Xuanzang didn't visit Southeast Asia, he relied more on the second-hand information, [source]
Though the writings of Xuanzang are officially recorded in Chinese as aforementioned, it's essential to highlight that Xuanzang did not actually travel into Southeast Asia. Even though his records coincide with the era of Dvaravati, his accounts were based on second-hand information. Furthermore, his writing on Dvaravati spans only a few paragraphs in length. Therefore, the accuracy and specifics of places like Dvaravati can be debated. For instance, the region described as "from Chenla (真腊) to Java" which, in actuality, if strictly follow the passage it means the Philippines, not Java. As for 迦摩浪迦 (jiā-mó-làng-jiā), it could refer to any location ranging from Martaban to Sri Vijaya, because Xuanzang's writings merely state it's situated between Sri Ksetra kingdom and Dvaravati. It's also clear that the region following Dvaravati is Isanapura, the Khmer Empire's territory. This demarcation is not necessarily linear, raising questions about why some descriptions are straightforward while others aren't.
A Temporal Repercussion?
Another point of contention centers on the rich culture of Dvaravati. While an examination of their writing script reveals clear Pallava influences from ancient Southern India, questions arise regarding the kingdom's trajectory. How did the kingdom—or the alliance of cities during the Dvaravati era—get overshadowed by the Khmer Empire? Additionally, the subsequent rise of modern kingdoms like Sukhothai and Ayutthaya, which eventually surpassed the Angkor civilization, prompts further inquiry. Why did these kingdoms emerge, and why did they later grapple with Burmese kingdoms?
Here, we propose the following theory to offer a continuation of the story presented earlier from our perspective.
Angkor Wat: Rise, Decline, and the Ayutthaya Conquest
Angkor Wat, one of Southeast Asia's most magnificent monuments, exemplifies the splendor of the Khmer Empire. However, like all empires, the Khmer experienced phases of ascendancy and decline. The emergence of the Ayutthaya Kingdom would significantly challenge the Khmer, resulting in a momentous shift in regional power.
The Rise of Angkor Wat and the Khmer Empire:
Founding Era: King Jayavarman II inaugurated the Khmer Empire in the 9th century, see Mahendraparvata, bringing together local principalities under a unified leadership. The capital, Angkor, subsequently evolved into the world's largest pre-industrial city.
Religious and Architectural Grandeur: Commissioned by King Suryavarman II in the early 12th century, Angkor Wat, initially a tribute to Vishnu, set an unmatched standard in architectural magnificence.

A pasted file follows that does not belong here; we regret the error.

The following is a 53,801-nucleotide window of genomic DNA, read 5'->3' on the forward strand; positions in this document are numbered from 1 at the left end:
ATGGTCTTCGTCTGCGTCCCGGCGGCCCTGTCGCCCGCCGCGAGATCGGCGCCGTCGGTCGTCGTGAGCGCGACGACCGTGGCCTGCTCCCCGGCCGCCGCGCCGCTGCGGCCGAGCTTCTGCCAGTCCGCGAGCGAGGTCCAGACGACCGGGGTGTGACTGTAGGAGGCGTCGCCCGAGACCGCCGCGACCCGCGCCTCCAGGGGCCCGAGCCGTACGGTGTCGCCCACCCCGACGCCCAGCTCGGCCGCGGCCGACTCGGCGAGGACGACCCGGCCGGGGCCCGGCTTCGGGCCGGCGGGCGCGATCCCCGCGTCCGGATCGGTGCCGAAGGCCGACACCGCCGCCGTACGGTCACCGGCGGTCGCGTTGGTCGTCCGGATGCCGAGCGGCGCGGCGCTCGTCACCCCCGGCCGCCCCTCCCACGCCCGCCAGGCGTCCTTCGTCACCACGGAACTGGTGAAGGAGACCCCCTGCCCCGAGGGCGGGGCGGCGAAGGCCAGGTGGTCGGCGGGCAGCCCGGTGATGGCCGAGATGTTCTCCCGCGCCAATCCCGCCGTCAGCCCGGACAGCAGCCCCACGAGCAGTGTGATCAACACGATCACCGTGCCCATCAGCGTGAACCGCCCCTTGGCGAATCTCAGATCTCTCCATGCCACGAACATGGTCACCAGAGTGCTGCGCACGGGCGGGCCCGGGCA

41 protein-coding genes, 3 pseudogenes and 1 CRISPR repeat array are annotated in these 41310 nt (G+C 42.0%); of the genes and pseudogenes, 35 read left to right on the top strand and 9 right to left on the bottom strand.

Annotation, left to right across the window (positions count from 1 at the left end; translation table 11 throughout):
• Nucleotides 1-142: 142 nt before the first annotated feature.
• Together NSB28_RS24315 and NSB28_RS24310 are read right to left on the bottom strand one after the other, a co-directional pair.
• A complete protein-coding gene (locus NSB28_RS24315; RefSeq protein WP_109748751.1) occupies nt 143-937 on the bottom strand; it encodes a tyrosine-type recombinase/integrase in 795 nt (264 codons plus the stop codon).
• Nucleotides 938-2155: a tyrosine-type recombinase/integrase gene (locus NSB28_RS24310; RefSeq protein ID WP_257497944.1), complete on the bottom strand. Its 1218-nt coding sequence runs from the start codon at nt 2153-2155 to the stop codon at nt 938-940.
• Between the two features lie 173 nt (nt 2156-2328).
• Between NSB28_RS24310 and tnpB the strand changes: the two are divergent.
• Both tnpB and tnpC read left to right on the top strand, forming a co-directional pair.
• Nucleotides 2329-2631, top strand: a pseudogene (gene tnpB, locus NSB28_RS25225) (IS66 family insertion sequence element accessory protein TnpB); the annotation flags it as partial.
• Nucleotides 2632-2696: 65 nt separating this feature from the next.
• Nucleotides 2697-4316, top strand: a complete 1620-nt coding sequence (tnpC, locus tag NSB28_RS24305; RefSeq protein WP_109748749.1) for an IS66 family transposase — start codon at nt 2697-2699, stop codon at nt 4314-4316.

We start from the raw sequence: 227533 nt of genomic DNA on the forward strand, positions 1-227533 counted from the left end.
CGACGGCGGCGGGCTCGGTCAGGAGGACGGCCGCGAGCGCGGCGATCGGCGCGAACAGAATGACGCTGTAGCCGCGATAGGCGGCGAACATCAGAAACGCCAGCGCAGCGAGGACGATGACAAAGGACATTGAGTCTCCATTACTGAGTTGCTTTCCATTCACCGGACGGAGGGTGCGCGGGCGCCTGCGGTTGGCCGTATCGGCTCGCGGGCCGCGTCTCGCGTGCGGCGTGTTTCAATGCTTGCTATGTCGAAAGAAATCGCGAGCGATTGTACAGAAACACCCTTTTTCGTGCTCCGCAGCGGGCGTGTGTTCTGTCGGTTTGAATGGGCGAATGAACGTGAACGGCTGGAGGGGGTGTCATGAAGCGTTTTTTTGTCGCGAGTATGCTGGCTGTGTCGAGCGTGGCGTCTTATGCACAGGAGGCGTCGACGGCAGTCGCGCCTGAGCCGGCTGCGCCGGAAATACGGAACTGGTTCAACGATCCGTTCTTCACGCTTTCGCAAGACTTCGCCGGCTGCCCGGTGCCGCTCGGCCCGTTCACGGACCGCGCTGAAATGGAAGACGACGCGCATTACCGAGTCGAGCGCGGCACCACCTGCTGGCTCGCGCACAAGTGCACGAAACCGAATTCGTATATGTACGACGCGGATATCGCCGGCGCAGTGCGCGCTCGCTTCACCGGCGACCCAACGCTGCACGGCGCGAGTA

Hydraulic Mastery: Beyond its religious structures, Angkor's distinctive trait was its advanced water management system. The massive reservoirs (barays) and canals demonstrated the Khmer's exceptional engineering prowess, fostering agriculture in a demanding terrain.
Challenges and Decline:
Environmental Factors: Excessive dependence on the water systems, combined with climatic shifts, likely jeopardized the empire's agricultural foundation. Compounded by deforestation, these factors exacerbated the strain.
Internal Strife: The vastness of the empire led to inevitable internal conflicts and evolving religious orientations, notably the transition from Hinduism to Theravada Buddhism, possibly eroding central governance.
External Threats: Beyond internal issues, the Khmer confronted external invasions from neighboring Champa and Vietnam, and notably from the burgeoning Ayutthaya to the west.
The Rise of Ayutthaya and its Challenge to Angkor:
Strategic Location: Established in 1350, Ayutthaya's placement at the nexus of major rivers bolstered its trade, defense, and agricultural endeavors.
Economic Flourishing: Situated near the Gulf of Thailand, Ayutthaya became an essential trade center, drawing merchants from across Asia and eventually Europe.
Military Expansions: Despite facing conflicts, primarily with the Burmese, Ayutthaya progressively expanded its dominion, leading to confrontations with the Khmer Empire.
Angkor's Overthrow: By the 15th century, a beleaguered Angkor underwent frequent Ayutthaya invasions. In 1431, Ayutthaya seized the Khmer capital, signifying a transformative change in regional hierarchy.
The decline of the Khmer Empire isn't ascribable to a singular cause. A confluence of environmental, internal, and external challenges rendered it vulnerable to Ayutthaya's ascendancy. However, Angkor Wat endures, symbolizing the enduring legacy of an empire renowned for its cultural, religious, and architectural feats.